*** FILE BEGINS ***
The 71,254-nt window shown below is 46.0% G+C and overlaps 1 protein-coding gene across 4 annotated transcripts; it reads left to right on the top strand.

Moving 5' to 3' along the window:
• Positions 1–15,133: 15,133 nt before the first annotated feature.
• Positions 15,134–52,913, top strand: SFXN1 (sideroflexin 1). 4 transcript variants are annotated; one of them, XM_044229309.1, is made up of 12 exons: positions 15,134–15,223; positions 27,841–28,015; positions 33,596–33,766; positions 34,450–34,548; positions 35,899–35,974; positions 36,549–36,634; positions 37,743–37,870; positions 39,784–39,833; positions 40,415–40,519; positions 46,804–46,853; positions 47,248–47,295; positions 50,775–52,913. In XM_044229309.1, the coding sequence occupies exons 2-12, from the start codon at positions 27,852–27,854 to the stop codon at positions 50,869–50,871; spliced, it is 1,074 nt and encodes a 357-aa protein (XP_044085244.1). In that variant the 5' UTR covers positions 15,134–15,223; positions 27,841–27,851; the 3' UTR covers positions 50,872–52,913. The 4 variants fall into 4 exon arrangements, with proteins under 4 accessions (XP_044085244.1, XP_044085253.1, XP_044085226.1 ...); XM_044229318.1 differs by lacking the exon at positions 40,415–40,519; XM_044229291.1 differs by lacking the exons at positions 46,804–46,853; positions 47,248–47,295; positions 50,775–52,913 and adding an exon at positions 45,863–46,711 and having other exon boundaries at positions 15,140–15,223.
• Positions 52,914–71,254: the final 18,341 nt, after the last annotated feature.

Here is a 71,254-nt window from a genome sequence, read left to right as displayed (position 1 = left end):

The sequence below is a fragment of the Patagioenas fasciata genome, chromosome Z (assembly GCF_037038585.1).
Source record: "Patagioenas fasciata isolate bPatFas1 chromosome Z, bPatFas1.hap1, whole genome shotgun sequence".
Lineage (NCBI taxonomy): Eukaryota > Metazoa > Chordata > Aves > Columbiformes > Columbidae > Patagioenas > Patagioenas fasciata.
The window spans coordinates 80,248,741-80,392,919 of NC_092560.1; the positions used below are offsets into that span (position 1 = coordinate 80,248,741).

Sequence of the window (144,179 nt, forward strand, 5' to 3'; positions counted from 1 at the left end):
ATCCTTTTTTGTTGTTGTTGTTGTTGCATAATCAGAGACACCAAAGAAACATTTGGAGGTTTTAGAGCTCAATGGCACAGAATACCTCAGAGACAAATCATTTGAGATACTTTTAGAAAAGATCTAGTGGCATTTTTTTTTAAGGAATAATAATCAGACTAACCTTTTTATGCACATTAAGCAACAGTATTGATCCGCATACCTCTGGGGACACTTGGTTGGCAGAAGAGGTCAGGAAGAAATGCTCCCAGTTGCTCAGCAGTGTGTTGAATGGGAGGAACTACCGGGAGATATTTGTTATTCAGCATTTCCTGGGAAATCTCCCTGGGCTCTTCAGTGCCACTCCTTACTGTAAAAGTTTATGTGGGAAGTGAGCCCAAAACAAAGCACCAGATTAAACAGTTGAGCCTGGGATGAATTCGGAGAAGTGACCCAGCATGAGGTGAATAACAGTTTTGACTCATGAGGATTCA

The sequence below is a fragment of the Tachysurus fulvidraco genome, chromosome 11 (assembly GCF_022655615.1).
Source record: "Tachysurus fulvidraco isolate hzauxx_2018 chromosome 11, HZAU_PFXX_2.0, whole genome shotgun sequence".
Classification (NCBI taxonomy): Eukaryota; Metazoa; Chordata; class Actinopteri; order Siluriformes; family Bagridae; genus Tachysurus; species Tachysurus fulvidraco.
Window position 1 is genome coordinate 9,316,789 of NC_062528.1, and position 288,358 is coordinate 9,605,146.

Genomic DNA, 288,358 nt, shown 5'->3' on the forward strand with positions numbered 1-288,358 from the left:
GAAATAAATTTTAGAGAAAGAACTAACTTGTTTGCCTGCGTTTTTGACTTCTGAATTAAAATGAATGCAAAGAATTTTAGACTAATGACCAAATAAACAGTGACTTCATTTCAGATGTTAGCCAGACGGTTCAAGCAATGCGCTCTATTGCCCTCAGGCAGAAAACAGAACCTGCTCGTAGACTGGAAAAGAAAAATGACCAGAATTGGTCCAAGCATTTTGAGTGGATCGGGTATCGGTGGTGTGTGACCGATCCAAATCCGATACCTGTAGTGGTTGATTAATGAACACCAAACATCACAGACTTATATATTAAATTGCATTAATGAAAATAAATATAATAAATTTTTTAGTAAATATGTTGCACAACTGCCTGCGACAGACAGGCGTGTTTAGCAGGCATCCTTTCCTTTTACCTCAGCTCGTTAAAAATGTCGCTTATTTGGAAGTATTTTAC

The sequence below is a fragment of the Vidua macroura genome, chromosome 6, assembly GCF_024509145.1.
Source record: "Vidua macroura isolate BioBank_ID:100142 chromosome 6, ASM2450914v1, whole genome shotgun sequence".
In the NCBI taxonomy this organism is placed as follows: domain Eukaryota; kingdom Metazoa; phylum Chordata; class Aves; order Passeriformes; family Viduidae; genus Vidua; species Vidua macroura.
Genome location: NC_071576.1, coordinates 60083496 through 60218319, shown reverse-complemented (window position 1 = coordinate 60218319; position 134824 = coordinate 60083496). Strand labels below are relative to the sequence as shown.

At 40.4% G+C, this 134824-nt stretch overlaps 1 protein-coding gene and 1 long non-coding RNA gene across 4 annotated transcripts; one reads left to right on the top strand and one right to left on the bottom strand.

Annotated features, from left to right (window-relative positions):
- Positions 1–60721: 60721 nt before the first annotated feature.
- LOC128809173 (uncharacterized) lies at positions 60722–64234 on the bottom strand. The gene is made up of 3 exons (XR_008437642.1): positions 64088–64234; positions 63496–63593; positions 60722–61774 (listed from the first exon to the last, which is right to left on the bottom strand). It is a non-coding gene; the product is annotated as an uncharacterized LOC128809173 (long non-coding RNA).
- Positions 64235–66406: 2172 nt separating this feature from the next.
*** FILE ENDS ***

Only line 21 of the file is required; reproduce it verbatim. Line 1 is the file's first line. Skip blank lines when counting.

In the NCBI taxonomy this organism is placed as follows: domain Eukaryota; kingdom Metazoa; phylum Chordata; class Aves; order Passeriformes; family Viduidae; genus Vidua; species Vidua macroura.